I Wonder - The Ronettes
Title: I Wonder Artist: The Ronettes 165 plays
Estelle, Ronnie & Nedra
The Ronettes delivered their songs’ promises of eternal puppy love in the guise of tough vamps from the streets of New York. Their heavy mascara, slit skirts and piles of teased hair suggested both sex and danger, an association revived most recently by Amy Winehouse.
But Ms. Bennett’s death last week at 67 revealed a post-fame life of illness and squalor that was little known even to many of the Ronettes’ biggest fans. In her decades away from the public eye she struggled with anorexia and schizophrenia, and at times she had also been homeless, said her daughter, Toyin Hunter.
“I want to know who my mother was,” Ms. Hunter, 37, said in an interview. “From the time I was born she suffered with mental illness; I never really got to know Estelle in a good mental state.”
Those who knew Ms. Bennett in her healthier days portray her as gentle and intelligent, and as playing a critical part in the development of the Ronettes’ style. The eldest of the group, she worked at Macy’s and attended the Fashion Institute of Technology, and the look she helped devise for the group was all superlatives: bigger, badder and sexier than anybody. Racial ambiguity lent an exotic element: the Bennett sisters had black, American Indian and Irish blood; Ms. Talley was black, Indian and Puerto Rican.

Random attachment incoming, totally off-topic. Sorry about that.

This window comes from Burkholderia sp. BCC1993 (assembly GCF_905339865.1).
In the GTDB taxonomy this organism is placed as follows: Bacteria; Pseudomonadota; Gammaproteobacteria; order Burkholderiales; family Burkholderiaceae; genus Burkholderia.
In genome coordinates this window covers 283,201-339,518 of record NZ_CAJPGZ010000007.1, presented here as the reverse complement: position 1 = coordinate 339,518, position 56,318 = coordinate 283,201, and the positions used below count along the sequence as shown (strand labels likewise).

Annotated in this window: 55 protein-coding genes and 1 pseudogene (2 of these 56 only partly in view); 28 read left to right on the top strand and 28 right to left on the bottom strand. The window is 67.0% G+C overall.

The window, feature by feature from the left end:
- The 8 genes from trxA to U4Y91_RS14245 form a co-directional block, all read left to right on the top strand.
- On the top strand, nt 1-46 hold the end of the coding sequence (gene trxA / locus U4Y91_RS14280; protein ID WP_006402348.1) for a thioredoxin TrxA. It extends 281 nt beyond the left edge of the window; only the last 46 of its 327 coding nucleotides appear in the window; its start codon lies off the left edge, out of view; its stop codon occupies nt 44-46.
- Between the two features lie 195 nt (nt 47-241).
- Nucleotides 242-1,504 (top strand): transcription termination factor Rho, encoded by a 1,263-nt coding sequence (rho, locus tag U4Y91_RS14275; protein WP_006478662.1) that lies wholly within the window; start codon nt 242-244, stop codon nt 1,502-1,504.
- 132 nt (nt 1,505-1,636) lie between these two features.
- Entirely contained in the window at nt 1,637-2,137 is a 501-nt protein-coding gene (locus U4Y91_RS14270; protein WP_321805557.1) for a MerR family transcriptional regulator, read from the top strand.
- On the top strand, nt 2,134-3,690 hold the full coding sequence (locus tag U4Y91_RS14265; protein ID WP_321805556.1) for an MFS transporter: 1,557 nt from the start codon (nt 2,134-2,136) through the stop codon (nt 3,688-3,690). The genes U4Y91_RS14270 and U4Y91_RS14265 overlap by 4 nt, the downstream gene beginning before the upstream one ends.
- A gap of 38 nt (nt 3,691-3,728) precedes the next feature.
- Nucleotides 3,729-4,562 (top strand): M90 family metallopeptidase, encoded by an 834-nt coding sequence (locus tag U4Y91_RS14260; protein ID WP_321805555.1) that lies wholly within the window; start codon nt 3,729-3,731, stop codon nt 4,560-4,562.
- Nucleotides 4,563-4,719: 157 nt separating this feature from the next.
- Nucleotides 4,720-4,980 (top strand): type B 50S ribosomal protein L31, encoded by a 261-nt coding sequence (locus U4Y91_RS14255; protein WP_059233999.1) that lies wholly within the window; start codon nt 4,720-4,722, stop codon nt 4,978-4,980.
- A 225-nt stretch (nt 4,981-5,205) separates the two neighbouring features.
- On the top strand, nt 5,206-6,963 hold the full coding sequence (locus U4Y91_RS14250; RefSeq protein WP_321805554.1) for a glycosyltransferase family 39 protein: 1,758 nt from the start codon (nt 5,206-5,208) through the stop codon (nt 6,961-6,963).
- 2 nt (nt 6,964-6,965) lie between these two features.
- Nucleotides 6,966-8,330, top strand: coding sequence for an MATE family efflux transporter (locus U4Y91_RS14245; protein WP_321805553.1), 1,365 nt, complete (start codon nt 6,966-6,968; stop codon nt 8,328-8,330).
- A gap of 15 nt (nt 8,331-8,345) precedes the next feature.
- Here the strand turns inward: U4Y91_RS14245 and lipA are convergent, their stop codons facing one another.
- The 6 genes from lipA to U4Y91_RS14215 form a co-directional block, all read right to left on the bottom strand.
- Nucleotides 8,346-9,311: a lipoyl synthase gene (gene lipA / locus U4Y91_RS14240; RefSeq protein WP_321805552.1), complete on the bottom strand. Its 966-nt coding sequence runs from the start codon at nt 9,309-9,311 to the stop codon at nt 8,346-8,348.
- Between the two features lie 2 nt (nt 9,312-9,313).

“We called them the bad girls of the ’60s,” said the singer Darlene Love, who met the Ronettes in 1962, a year before they became famous with “Be My Baby.” “They had the really, really short skirts and they had big, big, big hair. Most of the black entertainers of the ’60s didn’t look like that, but they wanted to be separate from everybody else.”
“Recipe For Love” by The Ronettes.
I’m sorry, but I NEEDED to know what this would have looked like.
make your own ronettes valentines day card!